Too Hot to Work in the Office?
Unlike in 2018, when the sun came out the beginning of May and stayed out for three glorious months, the summer of 2019 has been a bit of a slow starter. It took until well into June to get any weather that might have created a situation of it being too hot to work in the office.
At this point it’s worth noting though that the Met Office’s meteorological definition of summer isn’t the traditional one. If we’re going to be proper about it, summer begins (in the northern hemisphere) on the summer solstice. Depending on the shift of the calendar the northern hemisphere’s summer solstice takes place between the 20th and 22nd June. So as grotty as early June was, summer began pretty much bang on time.
Anyway – to the point. There’s a heatwave going on, and your offices don’t have air conditioning and what you want to know is:
- Can your staff leave work if it’s too hot?
- Is there a maximum workplace temperature?
The gospel according to the Gov.UK website states that: ‘During working hours the temperature in all indoor workplaces must be reasonable.’ But there’s no law decreeing maximum or minimum working temperatures. The best there is, is guidance on the minimum temperature when employees are engaged in physical labour.
All the above said, the TUC have stated a belief that employers should set a maximum temperature of 30c, with a top note of 27c for those doing strenuous work.
Despite the absence of a legal high temperature, it goes without saying that, as an employer, you must abide by health and safety at work a law and do all you can to provide your staff with:
- A temperature maintained at a comfortable and reasonable level.**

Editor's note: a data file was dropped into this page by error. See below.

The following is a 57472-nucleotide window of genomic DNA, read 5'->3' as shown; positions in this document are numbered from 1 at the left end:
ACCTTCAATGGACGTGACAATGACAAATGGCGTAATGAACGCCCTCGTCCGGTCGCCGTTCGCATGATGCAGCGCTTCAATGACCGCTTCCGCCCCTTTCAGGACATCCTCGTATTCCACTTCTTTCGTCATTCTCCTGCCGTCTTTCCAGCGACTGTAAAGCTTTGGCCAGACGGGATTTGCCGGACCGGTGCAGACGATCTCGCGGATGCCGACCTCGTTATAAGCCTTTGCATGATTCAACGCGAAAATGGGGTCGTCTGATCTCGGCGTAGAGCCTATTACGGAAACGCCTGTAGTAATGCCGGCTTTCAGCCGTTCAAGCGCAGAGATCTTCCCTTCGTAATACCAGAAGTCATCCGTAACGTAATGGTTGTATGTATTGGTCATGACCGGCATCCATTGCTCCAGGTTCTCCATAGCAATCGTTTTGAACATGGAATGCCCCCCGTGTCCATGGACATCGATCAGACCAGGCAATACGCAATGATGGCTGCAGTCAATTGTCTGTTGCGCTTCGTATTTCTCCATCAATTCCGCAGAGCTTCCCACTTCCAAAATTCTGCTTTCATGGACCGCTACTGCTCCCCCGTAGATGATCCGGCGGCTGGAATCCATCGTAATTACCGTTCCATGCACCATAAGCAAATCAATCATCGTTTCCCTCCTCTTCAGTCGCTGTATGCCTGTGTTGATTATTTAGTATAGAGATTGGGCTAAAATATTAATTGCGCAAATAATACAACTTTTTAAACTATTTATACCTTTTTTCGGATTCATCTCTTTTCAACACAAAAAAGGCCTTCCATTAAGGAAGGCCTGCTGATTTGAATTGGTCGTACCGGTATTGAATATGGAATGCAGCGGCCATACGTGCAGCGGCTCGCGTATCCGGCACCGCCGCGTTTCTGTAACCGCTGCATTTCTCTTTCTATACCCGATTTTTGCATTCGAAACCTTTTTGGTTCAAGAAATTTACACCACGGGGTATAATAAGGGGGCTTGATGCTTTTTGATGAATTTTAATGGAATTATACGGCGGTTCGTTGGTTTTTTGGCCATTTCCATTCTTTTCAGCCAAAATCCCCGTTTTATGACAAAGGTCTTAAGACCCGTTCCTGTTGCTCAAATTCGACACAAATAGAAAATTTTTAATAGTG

- Clean, fresh air
**Reasonable being defined by the HSE as: dependent on the type of work being done (manual, office, etc) and the type of workplace (kitchen, air-conditioned office, etc).
In addition to the Workplace Regulations, the 1999 Management of Health and Safey at Work Regulations call on you the employer, to make appropriate assessments of their employee’s health and safety risks. Then take necessary and practicable actions.
And of course, the workplace temperature is a potential hazard.
Six Steps to a Safe Hot Weather Workplace
The Health and Safety Executive spells out six factorsthat you the employer must consider in assessing if your workplace is safe. They are:
- Air temperature
- Radiant temperature
- Air velocity
- What clothing your staff wear
- The average age at which they work.
To help you, they have a thermal comfort checklist. They recommend that you get your employees to fill it out so you can determine if they’re experiencing thermal discomfort.
The right air conditioning
A word about air conditioning. Should you work in offices with air conditioning, and should you be in a position to influence its settings. And should you have female staff members, you might want to take note of this article in The Metro from a couple of years back.
Everyday sexism is alive and well in the temperature at which most air conditioning is set. A study carried out by two Dutch scientists at Maastricht University, found that the thermostats in most offices are based on the resting metabolic rate of a 40-year-old-man. This as per standard air con guidelines that date back to the 1960s. All of which fails to consider that women tend to be smaller and to naturally have more body fat – it’s to do with biology. Ergo they have slower metabolic rates. So, while your male employees are nice and comfortable thank you, your female staff members could well be turning blue.
So, if you are in a position to influence it – do it.
If you’re at all unsure of your obligations in keeping your staff as comfortable as possible in hot weather, or you’d like help with any of it then speak to Go-Legal and we’ll advise. No sweat!!